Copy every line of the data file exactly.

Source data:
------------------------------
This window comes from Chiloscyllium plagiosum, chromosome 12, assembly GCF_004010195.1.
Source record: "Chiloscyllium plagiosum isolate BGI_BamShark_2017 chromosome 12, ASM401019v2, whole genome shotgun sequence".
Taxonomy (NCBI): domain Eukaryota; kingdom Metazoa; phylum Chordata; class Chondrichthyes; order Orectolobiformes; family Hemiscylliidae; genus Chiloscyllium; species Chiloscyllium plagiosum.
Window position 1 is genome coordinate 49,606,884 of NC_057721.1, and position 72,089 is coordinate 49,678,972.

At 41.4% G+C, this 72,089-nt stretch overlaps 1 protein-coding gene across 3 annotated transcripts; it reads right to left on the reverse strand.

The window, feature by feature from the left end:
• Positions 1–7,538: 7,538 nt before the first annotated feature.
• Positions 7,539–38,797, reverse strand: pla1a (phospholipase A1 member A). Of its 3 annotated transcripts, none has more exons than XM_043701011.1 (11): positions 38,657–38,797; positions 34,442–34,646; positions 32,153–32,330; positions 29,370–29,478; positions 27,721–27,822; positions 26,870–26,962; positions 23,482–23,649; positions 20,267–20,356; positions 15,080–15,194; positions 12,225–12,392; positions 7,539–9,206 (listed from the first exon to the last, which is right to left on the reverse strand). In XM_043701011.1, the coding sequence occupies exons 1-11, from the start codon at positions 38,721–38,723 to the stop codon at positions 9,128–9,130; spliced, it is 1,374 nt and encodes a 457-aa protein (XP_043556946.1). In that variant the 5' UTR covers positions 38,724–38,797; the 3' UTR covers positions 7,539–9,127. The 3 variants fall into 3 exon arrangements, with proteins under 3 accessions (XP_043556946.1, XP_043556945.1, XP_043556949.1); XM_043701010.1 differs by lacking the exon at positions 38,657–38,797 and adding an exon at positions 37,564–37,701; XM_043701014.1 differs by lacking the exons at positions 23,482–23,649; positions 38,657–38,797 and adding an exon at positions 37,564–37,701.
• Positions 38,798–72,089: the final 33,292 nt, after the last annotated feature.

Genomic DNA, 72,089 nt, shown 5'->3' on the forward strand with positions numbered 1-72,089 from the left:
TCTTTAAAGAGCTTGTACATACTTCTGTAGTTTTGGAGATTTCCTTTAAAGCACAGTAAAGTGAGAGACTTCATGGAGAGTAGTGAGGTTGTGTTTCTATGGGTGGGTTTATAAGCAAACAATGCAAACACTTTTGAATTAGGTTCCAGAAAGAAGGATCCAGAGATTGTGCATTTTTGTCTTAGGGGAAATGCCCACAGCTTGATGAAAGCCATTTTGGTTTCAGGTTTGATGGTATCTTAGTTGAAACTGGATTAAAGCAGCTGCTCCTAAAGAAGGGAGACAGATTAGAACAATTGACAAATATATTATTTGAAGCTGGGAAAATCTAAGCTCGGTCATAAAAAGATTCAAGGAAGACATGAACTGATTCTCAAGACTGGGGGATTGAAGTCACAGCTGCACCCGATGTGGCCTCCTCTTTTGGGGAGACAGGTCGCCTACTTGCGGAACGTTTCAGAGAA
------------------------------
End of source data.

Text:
This window comes from Chiloscyllium plagiosum, chromosome 12, assembly GCF_004010195.1.
Source record: "Chiloscyllium plagiosum isolate BGI_BamShark_2017 chromosome 12, ASM401019v2, whole genome shotgun sequence".
Taxonomy (NCBI): domain Eukaryota; kingdom Metazoa; phylum Chordata; class Chondrichthyes; order Orectolobiformes; family Hemiscylliidae; genus Chiloscyllium; species Chiloscyllium plagiosum.
Window position 1 is genome coordinate 49,606,884 of NC_057721.1, and position 72,089 is coordinate 49,678,972.

At 41.4% G+C, this 72,089-nt stretch overlaps 1 protein-coding gene across 3 annotated transcripts; it reads right to left on the reverse strand.

The window, feature by feature from the left end:
• Positions 1–7,538: 7,538 nt before the first annotated feature.
• Positions 7,539–38,797, reverse strand: pla1a (phospholipase A1 member A). Of its 3 annotated transcripts, none has more exons than XM_043701011.1 (11): positions 38,657–38,797; positions 34,442–34,646; positions 32,153–32,330; positions 29,370–29,478; positions 27,721–27,822; positions 26,870–26,962; positions 23,482–23,649; positions 20,267–20,356; positions 15,080–15,194; positions 12,225–12,392; positions 7,539–9,206 (listed from the first exon to the last, which is right to left on the reverse strand). In XM_043701011.1, the coding sequence occupies exons 1-11, from the start codon at positions 38,721–38,723 to the stop codon at positions 9,128–9,130; spliced, it is 1,374 nt and encodes a 457-aa protein (XP_043556946.1). In that variant the 5' UTR covers positions 38,724–38,797; the 3' UTR covers positions 7,539–9,127. The 3 variants fall into 3 exon arrangements, with proteins under 3 accessions (XP_043556946.1, XP_043556945.1, XP_043556949.1); XM_043701010.1 differs by lacking the exon at positions 38,657–38,797 and adding an exon at positions 37,564–37,701; XM_043701014.1 differs by lacking the exons at positions 23,482–23,649; positions 38,657–38,797 and adding an exon at positions 37,564–37,701.
• Positions 38,798–72,089: the final 33,292 nt, after the last annotated feature.

Genomic DNA, 72,089 nt, shown 5'->3' on the forward strand with positions numbered 1-72,089 from the left:
TCTTTAAAGAGCTTGTACATACTTCTGTAGTTTTGGAGATTTCCTTTAAAGCACAGTAAAGTGAGAGACTTCATGGAGAGTAGTGAGGTTGTGTTTCTATGGGTGGGTTTATAAGCAAACAATGCAAACACTTTTGAATTAGGTTCCAGAAAGAAGGATCCAGAGATTGTGCATTTTTGTCTTAGGGGAAATGCCCACAGCTTGATGAAAGCCATTTTGGTTTCAGGTTTGATGGTATCTTAGTTGAAACTGGATTAAAGCAGCTGCTCCTAAAGAAGGGAGACAGATTAGAACAATTGACAAATATATTATTTGAAGCTGGGAAAATCTAAGCTCGGTCATAAAAAGATTCAAGGAAGACATGAACTGATTCTCAAGACTGGGGGATTGAAGTCACAGCTGCACCCGATGTGGCCTCCTCTTTTGGGGAGACAGGTCGCCTACTTGCGGAACGTTTCAGAGAA